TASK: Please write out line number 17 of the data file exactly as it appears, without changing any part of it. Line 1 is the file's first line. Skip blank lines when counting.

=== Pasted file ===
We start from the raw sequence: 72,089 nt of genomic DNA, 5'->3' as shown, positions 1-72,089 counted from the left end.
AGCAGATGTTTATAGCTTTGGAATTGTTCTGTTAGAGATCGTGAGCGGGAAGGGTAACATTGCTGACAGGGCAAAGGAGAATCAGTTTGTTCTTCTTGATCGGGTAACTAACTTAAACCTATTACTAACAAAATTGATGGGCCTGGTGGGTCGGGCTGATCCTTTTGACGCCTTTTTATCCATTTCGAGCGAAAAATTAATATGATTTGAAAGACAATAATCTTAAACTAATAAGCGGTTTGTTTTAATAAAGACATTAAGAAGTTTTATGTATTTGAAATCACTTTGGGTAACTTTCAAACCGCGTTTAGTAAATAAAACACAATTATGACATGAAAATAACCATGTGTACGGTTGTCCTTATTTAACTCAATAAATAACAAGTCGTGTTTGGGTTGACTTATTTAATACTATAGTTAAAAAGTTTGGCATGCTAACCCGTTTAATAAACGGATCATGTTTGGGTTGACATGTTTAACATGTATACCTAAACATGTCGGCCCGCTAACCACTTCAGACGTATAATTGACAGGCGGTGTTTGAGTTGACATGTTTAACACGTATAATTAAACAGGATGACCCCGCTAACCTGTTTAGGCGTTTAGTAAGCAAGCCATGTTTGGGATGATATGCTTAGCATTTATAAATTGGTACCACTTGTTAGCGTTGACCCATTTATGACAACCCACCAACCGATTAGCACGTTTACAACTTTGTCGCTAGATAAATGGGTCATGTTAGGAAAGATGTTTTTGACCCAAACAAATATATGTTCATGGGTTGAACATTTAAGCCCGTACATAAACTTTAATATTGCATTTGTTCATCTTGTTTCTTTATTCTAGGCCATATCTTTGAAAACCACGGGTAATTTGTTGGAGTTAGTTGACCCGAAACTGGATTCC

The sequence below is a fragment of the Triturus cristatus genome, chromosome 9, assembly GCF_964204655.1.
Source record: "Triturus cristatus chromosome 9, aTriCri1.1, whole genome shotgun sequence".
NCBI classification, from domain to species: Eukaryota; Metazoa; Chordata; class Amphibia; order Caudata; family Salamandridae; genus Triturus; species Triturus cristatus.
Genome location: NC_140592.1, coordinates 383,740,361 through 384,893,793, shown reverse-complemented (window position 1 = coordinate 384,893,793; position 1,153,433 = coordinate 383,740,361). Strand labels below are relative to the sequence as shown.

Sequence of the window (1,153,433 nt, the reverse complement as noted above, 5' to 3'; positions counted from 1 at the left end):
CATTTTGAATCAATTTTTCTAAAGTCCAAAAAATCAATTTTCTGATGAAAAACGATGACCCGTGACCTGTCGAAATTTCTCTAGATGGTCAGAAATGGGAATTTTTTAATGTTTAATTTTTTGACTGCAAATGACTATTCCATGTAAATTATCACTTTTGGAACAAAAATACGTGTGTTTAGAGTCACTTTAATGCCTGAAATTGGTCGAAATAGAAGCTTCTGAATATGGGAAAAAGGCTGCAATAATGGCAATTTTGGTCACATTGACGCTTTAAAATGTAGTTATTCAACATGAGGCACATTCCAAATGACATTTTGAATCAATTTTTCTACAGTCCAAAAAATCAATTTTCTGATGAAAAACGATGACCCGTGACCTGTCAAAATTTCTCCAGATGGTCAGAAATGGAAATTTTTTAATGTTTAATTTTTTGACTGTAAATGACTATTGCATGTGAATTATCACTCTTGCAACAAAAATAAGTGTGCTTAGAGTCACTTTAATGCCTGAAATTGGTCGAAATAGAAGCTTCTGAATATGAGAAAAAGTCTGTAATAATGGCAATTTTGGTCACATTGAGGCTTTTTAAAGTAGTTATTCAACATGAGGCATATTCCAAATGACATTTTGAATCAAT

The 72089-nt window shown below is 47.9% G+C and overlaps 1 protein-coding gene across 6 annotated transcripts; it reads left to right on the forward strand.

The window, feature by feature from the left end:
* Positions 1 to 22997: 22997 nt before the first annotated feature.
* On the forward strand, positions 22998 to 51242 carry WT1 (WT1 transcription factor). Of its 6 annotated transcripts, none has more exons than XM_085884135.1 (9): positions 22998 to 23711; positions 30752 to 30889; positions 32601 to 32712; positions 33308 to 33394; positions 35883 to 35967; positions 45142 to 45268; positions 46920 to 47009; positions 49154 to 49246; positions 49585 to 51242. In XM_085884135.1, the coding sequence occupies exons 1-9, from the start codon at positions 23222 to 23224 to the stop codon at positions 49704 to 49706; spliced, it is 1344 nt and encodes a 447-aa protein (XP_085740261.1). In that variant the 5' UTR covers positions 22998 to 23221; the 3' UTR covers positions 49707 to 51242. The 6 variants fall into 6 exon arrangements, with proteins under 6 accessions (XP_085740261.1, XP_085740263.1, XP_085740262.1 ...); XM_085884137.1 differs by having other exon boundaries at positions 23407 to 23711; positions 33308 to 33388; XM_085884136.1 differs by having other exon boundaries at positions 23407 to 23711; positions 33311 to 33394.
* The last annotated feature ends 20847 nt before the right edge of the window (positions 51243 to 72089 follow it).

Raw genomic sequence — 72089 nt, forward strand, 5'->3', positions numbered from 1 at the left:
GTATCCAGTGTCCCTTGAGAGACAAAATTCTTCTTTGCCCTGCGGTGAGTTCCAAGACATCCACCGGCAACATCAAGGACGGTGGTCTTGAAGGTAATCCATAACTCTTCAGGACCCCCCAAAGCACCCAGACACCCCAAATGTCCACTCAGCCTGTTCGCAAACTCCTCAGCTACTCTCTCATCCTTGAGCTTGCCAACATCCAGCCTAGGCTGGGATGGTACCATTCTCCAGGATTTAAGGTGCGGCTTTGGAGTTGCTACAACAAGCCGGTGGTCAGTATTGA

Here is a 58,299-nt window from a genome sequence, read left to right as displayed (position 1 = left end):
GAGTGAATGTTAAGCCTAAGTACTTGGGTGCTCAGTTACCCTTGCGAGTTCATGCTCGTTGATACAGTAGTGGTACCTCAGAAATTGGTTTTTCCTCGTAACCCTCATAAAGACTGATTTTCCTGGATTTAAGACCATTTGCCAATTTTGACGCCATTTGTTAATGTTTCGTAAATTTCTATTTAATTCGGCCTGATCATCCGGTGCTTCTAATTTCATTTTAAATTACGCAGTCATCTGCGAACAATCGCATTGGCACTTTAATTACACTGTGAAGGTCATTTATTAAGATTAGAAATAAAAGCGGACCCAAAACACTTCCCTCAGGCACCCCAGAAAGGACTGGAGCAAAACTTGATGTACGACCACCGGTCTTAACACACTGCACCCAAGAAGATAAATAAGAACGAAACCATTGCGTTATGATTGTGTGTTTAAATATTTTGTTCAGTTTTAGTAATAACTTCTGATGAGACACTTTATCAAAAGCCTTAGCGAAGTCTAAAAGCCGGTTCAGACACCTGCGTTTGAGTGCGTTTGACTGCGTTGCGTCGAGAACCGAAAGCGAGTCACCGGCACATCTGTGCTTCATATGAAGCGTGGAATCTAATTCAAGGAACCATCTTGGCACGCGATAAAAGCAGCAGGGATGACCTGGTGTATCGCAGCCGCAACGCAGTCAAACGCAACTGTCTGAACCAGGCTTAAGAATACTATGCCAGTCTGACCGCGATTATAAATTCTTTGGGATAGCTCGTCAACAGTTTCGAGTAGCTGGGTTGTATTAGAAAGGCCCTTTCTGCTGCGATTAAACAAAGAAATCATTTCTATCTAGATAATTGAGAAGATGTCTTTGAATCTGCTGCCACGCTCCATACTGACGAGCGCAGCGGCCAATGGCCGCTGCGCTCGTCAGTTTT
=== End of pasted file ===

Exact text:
GAGTGAATGTTAAGCCTAAGTACTTGGGTGCTCAGTTACCCTTGCGAGTTCATGCTCGTTGATACAGTAGTGGTACCTCAGAAATTGGTTTTTCCTCGTAACCCTCATAAAGACTGATTTTCCTGGATTTAAGACCATTTGCCAATTTTGACGCCATTTGTTAATGTTTCGTAAATTTCTATTTAATTCGGCCTGATCATCCGGTGCTTCTAATTTCATTTTAAATTACGCAGTCATCTGCGAACAATCGCATTGGCACTTTAATTACACTGTGAAGGTCATTTATTAAGATTAGAAATAAAAGCGGACCCAAAACACTTCCCTCAGGCACCCCAGAAAGGACTGGAGCAAAACTTGATGTACGACCACCGGTCTTAACACACTGCACCCAAGAAGATAAATAAGAACGAAACCATTGCGTTATGATTGTGTGTTTAAATATTTTGTTCAGTTTTAGTAATAACTTCTGATGAGACACTTTATCAAAAGCCTTAGCGAAGTCTAAAAGCCGGTTCAGACACCTGCGTTTGAGTGCGTTTGACTGCGTTGCGTCGAGAACCGAAAGCGAGTCACCGGCACATCTGTGCTTCATATGAAGCGTGGAATCTAATTCAAGGAACCATCTTGGCACGCGATAAAAGCAGCAGGGATGACCTGGTGTATCGCAGCCGCAACGCAGTCAAACGCAACTGTCTGAACCAGGCTTAAGAATACTATGCCAGTCTGACCGCGATTATAAATTCTTTGGGATAGCTCGTCAACAGTTTCGAGTAGCTGGGTTGTATTAGAAAGGCCCTTTCTGCTGCGATTAAACAAAGAAATCATTTCTATCTAGATAATTGAGAAGATGTCTTTGAATCTGCTGCCACGCTCCATACTGACGAGCGCAGCGGCCAATGGCCGCTGCGCTCGTCAGTTTT